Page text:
Surrender of Jointly Held Property?
This case involved the determination of the ownership of property held in joint tenancy after the death of a joint tenant who had created and funded the joint tenancies. The father died in 2008 survived by three children. His will specified that the three children inherited equal shares of his property. Before his death, the father attempted to give away property because his children were concerned that funding his long-term health care needs would significantly decrease the inheritance they anticipated. The children began pressuring their father to make property transfers in 2004. In an attempt to start accommodating them, the father added one of the sons as a joint owner on two CD’s, and his checking and savings account. The son was not aware of the transfers until the father asked for his signature. Some months later, the father also designated the son as the sole beneficiary of two annuities. The father’s health began to decline and he moved into the son’s home. In 2005, the son became his father’s agent and cashed in the remaining CD’s of which he was joint tenant. He deposited $5000 into the joint checking account and took out two CD’s in his own name for the remainder ($47,000). A year later, the son closed the joint savings account and transferred the balance of $25,000 to his own personal checking account without his siblings’ knowledge. He further sold his father’s residence and placed the funds in his own personal money market account.
After their father’s death, the two other siblings filed a petition against their brother, alleging that the transfers their father made to the brother were the result of undue influence and should be set aside. At trial, the court concluded that there was no undue influence, but did find that the father only added the son to the accounts for convenience purposes. The court found that the transfers were made with the understanding that the property would be held in a constructive trust to remove the father’s name for the purpose of Medicaid (Title XIX) eligibility. The trial court ordered the brother to surrender the subject property and make a complete accounting of all expenditures made.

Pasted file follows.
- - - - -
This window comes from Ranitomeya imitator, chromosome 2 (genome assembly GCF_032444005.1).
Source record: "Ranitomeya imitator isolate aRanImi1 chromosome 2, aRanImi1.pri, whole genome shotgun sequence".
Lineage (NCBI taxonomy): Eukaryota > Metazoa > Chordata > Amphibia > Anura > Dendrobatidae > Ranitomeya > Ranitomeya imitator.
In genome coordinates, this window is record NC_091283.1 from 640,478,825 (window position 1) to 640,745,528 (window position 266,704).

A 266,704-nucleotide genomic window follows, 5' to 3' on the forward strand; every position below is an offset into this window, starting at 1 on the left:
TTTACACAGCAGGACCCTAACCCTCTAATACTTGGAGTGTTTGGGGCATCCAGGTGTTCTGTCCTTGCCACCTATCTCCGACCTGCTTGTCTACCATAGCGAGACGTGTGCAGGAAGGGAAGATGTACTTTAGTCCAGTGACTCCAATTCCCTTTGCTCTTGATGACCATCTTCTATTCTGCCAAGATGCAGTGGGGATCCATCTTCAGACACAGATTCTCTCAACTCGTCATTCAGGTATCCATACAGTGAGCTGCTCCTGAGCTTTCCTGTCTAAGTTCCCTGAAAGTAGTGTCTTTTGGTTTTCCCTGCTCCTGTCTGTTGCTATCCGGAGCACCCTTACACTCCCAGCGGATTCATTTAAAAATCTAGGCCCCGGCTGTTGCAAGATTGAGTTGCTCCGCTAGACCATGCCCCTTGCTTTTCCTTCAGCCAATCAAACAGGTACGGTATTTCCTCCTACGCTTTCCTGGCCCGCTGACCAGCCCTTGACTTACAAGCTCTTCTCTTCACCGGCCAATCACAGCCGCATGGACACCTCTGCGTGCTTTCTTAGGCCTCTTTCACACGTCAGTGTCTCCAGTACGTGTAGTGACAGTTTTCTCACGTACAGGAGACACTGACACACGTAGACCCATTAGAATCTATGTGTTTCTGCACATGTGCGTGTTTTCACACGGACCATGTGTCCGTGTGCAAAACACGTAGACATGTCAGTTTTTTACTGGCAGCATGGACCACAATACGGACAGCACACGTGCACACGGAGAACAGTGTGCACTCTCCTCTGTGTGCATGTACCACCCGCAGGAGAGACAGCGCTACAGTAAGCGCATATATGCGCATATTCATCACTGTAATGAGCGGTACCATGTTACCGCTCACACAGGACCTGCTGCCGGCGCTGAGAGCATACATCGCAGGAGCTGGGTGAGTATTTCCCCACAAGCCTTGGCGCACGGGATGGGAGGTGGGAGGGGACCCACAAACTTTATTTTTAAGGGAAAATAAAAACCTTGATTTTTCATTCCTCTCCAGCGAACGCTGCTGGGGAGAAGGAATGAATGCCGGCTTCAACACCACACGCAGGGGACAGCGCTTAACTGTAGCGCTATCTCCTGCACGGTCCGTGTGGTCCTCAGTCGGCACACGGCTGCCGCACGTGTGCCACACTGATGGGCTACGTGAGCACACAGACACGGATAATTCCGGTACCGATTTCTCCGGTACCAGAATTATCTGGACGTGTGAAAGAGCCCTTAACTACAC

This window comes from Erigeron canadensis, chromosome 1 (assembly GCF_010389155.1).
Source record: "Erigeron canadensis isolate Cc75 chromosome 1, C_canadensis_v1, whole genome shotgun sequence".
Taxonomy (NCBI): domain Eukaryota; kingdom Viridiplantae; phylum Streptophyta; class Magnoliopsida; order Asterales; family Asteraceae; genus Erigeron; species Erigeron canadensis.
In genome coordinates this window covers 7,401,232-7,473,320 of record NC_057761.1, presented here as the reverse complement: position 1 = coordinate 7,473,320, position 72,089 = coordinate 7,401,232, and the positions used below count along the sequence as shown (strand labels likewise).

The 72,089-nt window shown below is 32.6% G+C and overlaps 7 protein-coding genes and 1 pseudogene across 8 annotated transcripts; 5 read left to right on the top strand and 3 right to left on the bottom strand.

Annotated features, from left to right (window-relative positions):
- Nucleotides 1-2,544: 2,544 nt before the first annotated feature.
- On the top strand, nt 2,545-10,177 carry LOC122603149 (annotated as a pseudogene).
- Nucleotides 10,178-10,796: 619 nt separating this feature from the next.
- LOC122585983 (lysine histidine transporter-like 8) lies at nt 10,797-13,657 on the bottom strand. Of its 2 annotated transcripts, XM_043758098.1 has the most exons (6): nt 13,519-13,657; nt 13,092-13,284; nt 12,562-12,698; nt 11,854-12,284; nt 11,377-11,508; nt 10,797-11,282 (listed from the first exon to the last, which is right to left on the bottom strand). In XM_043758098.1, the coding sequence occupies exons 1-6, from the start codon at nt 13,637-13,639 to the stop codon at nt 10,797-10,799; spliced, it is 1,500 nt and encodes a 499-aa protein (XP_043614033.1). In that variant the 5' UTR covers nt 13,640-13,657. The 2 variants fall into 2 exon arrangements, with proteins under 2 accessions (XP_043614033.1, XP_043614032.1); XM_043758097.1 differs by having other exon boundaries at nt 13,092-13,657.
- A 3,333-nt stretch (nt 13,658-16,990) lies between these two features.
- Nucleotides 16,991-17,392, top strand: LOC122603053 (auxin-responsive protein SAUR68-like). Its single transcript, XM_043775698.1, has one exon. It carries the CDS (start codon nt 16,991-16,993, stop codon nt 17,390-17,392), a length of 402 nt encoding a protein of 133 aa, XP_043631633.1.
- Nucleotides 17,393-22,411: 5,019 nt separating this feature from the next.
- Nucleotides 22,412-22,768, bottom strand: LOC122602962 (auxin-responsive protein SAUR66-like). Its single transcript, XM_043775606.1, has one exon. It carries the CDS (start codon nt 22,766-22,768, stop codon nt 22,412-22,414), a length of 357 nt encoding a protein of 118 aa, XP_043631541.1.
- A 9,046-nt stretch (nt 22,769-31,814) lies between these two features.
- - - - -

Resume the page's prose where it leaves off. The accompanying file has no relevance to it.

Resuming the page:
The brother appealed and argued that he should have succeeded to the funds as a surviving joint tenant. The siblings claimed that the court correctly denied the brother ownership in the joint tenancy assets. The Iowa Court of Appeals reviewed Iowa law as it applies to joint tenants. The survivorship interest of a joint tenancy is known as an accretive interest, while the joint tenant’s undivided interest, during the joint tenant’s lifetime, is the proportional interest. A joint tenant is presumed to own an undivided interest in the entire tenancy. However, that presumption is rebuttable. This dispute focused on the father’s intent. The right to withdraw funds from a joint bank account depends on the agreement or understanding of the parties. As to the CD’s, the father’s intent was not for the son to inherit the entire account. The son did not have the authority to cash in the CD’s and deposit them into his own personal accounts. The father had no knowledge of these deposits and the son had no authority, so the joint tenancy was severed prior to the father’s death and the son needed to surrender those funds. The appellate court also concluded that the proceeds of the joint savings account should be accounted for and returned to the estate.
The appellate court disagreed with the trial court with respect to the joint checking account. The father retained ownership and control over these assets for the remainder of his life. The father, by his own admission at the nursing home, intended his son to have this money. All of the evidence showed that the father intended to create a joint checking account with a survivorship interest for the son who took care of him at the end of his life. In re Estate of Klingaman, No. 0-576/10-0095 (Iowa Ct. App. Oct. 6, 2010).
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